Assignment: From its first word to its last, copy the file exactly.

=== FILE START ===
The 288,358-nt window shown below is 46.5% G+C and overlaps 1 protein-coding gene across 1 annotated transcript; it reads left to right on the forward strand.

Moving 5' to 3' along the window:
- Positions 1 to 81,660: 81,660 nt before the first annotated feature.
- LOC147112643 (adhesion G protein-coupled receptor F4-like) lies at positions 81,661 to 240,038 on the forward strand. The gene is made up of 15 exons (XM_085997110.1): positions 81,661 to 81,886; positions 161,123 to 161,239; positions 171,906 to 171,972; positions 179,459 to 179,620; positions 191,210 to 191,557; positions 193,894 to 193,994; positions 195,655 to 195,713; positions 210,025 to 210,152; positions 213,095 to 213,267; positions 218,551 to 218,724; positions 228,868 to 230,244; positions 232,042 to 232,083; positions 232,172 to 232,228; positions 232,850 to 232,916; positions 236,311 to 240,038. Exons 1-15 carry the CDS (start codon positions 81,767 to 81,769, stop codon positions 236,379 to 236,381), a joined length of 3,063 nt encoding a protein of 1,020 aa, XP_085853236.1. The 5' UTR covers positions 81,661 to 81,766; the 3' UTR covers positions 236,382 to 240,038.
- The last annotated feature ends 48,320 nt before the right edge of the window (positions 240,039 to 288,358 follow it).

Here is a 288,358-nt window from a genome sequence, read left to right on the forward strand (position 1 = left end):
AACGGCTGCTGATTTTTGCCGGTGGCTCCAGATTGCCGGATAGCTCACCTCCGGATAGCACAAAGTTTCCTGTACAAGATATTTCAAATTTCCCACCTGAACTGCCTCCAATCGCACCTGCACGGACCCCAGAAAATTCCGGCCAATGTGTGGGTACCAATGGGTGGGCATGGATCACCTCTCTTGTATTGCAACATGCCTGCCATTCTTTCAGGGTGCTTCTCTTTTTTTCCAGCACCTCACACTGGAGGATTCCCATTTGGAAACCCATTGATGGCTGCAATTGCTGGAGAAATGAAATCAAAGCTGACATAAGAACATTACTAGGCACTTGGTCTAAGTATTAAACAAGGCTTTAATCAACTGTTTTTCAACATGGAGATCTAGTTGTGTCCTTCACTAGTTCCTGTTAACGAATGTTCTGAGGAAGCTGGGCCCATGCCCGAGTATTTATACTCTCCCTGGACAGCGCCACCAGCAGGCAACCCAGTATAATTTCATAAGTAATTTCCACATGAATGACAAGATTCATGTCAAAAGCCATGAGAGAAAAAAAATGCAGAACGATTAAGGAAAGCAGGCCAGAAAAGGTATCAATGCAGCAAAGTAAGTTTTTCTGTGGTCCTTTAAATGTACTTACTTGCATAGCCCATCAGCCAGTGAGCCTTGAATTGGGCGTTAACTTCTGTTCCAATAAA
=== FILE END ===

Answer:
The 288,358-nt window shown below is 46.5% G+C and overlaps 1 protein-coding gene across 1 annotated transcript; it reads left to right on the forward strand.

Moving 5' to 3' along the window:
- Positions 1 to 81,660: 81,660 nt before the first annotated feature.
- LOC147112643 (adhesion G protein-coupled receptor F4-like) lies at positions 81,661 to 240,038 on the forward strand. The gene is made up of 15 exons (XM_085997110.1): positions 81,661 to 81,886; positions 161,123 to 161,239; positions 171,906 to 171,972; positions 179,459 to 179,620; positions 191,210 to 191,557; positions 193,894 to 193,994; positions 195,655 to 195,713; positions 210,025 to 210,152; positions 213,095 to 213,267; positions 218,551 to 218,724; positions 228,868 to 230,244; positions 232,042 to 232,083; positions 232,172 to 232,228; positions 232,850 to 232,916; positions 236,311 to 240,038. Exons 1-15 carry the CDS (start codon positions 81,767 to 81,769, stop codon positions 236,379 to 236,381), a joined length of 3,063 nt encoding a protein of 1,020 aa, XP_085853236.1. The 5' UTR covers positions 81,661 to 81,766; the 3' UTR covers positions 236,382 to 240,038.
- The last annotated feature ends 48,320 nt before the right edge of the window (positions 240,039 to 288,358 follow it).

Here is a 288,358-nt window from a genome sequence, read left to right on the forward strand (position 1 = left end):
AACGGCTGCTGATTTTTGCCGGTGGCTCCAGATTGCCGGATAGCTCACCTCCGGATAGCACAAAGTTTCCTGTACAAGATATTTCAAATTTCCCACCTGAACTGCCTCCAATCGCACCTGCACGGACCCCAGAAAATTCCGGCCAATGTGTGGGTACCAATGGGTGGGCATGGATCACCTCTCTTGTATTGCAACATGCCTGCCATTCTTTCAGGGTGCTTCTCTTTTTTTCCAGCACCTCACACTGGAGGATTCCCATTTGGAAACCCATTGATGGCTGCAATTGCTGGAGAAATGAAATCAAAGCTGACATAAGAACATTACTAGGCACTTGGTCTAAGTATTAAACAAGGCTTTAATCAACTGTTTTTCAACATGGAGATCTAGTTGTGTCCTTCACTAGTTCCTGTTAACGAATGTTCTGAGGAAGCTGGGCCCATGCCCGAGTATTTATACTCTCCCTGGACAGCGCCACCAGCAGGCAACCCAGTATAATTTCATAAGTAATTTCCACATGAATGACAAGATTCATGTCAAAAGCCATGAGAGAAAAAAAATGCAGAACGATTAAGGAAAGCAGGCCAGAAAAGGTATCAATGCAGCAAAGTAAGTTTTTCTGTGGTCCTTTAAATGTACTTACTTGCATAGCCCATCAGCCAGTGAGCCTTGAATTGGGCGTTAACTTCTGTTCCAATAAA